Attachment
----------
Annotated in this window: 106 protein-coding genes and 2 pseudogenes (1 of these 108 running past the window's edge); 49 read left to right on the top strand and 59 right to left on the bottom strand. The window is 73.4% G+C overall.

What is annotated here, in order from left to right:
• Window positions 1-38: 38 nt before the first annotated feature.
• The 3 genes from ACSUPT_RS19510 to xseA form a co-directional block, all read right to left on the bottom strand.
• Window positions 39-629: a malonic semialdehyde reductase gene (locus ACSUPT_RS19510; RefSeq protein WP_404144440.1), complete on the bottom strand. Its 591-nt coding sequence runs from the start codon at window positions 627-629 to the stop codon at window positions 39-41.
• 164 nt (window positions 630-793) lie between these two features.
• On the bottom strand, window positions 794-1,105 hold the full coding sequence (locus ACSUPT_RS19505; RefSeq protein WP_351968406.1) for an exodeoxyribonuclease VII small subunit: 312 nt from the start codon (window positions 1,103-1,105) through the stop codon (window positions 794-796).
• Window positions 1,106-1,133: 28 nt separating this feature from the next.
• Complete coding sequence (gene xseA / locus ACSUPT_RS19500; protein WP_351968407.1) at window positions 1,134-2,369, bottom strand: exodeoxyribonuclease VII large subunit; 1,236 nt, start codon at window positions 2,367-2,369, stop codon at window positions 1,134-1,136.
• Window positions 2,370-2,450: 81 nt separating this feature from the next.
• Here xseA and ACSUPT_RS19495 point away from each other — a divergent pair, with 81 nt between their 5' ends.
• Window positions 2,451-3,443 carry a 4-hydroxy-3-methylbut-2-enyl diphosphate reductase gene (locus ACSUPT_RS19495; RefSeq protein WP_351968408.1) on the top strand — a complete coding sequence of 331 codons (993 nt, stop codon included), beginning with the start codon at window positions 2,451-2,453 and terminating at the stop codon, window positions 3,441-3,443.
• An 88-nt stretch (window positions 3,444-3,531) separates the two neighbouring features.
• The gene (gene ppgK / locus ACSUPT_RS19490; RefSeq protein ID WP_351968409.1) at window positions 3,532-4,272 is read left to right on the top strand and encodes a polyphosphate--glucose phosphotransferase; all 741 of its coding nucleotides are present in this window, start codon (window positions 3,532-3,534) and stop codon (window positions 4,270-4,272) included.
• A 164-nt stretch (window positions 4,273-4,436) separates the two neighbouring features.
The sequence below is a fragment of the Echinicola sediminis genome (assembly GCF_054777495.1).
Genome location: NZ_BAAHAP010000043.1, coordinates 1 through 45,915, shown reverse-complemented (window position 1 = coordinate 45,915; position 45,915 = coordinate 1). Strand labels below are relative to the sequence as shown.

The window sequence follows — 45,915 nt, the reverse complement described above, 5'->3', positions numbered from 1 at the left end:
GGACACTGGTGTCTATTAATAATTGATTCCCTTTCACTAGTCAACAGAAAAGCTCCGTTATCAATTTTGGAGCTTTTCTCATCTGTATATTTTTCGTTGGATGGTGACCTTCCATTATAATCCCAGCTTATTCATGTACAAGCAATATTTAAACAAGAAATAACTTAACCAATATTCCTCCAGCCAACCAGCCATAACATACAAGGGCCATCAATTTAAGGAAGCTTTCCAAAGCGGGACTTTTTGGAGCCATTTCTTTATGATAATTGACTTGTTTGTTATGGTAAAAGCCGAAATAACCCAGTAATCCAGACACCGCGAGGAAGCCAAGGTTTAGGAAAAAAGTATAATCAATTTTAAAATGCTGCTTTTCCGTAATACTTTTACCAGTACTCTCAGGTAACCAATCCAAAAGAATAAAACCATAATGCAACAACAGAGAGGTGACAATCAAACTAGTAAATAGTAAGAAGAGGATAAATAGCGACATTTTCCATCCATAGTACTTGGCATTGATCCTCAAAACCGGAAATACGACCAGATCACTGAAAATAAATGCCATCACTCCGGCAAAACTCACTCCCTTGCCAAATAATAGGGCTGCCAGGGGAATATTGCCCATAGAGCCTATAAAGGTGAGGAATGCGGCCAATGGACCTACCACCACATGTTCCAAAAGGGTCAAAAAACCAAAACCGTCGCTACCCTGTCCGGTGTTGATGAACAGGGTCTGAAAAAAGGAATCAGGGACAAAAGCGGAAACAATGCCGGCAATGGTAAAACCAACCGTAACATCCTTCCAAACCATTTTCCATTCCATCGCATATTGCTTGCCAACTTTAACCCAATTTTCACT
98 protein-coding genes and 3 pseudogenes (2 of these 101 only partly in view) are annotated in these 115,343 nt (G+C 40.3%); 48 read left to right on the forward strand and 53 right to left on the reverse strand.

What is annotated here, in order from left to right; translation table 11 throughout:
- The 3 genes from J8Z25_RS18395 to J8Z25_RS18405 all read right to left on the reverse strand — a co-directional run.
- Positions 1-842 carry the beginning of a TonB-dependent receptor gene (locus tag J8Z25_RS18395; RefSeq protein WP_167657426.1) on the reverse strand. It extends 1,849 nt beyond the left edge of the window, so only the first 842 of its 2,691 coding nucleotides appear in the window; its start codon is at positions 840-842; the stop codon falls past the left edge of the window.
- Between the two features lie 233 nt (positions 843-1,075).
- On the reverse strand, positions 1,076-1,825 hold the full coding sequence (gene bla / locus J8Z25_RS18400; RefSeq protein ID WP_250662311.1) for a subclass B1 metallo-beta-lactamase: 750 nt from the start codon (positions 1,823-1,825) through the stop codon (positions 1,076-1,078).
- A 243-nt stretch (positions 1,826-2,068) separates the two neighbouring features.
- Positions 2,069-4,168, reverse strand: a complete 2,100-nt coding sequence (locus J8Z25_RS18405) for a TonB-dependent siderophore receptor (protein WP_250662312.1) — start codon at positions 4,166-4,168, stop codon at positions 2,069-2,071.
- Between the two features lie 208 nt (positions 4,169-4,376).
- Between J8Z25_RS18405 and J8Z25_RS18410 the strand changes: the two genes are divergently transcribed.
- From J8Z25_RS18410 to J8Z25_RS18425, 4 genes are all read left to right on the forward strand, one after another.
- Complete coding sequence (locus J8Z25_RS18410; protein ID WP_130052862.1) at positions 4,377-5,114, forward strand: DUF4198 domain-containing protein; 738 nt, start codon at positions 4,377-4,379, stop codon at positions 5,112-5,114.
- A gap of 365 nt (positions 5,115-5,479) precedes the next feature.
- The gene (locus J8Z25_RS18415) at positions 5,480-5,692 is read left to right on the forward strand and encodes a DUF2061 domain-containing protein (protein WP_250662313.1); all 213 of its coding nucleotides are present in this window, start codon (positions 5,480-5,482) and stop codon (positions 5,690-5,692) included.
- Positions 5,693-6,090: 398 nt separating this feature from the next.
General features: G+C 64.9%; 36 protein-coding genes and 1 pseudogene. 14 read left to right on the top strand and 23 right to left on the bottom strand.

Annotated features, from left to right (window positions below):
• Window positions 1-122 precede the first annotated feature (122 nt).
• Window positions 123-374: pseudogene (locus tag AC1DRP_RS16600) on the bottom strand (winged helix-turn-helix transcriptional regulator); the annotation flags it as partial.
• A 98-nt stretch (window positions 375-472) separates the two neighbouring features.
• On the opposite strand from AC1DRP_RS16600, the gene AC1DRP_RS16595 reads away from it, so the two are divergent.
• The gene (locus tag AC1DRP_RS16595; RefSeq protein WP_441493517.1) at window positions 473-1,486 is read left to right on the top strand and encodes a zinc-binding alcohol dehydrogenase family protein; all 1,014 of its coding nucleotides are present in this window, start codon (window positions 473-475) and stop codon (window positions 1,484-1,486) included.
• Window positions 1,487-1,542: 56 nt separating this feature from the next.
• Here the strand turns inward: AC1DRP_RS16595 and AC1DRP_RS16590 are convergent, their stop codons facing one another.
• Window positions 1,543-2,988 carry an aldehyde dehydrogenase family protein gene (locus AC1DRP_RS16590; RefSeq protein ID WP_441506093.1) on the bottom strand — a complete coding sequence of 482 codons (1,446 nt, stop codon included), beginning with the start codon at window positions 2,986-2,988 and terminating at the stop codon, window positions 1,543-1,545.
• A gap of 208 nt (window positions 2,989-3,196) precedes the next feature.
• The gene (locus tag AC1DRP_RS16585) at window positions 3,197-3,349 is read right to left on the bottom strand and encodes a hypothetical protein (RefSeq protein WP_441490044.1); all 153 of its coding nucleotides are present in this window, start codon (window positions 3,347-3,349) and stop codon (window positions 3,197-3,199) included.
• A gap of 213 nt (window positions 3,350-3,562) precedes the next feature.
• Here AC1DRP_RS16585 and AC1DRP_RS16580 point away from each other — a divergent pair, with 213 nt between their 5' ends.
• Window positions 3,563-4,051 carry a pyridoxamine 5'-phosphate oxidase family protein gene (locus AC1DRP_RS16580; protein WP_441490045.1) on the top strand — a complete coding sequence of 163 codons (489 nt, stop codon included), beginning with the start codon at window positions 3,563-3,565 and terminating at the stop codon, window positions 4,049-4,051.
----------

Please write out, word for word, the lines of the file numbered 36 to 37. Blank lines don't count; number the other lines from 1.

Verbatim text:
Annotated features, from left to right (window positions below):
• Window positions 1-122 precede the first annotated feature (122 nt).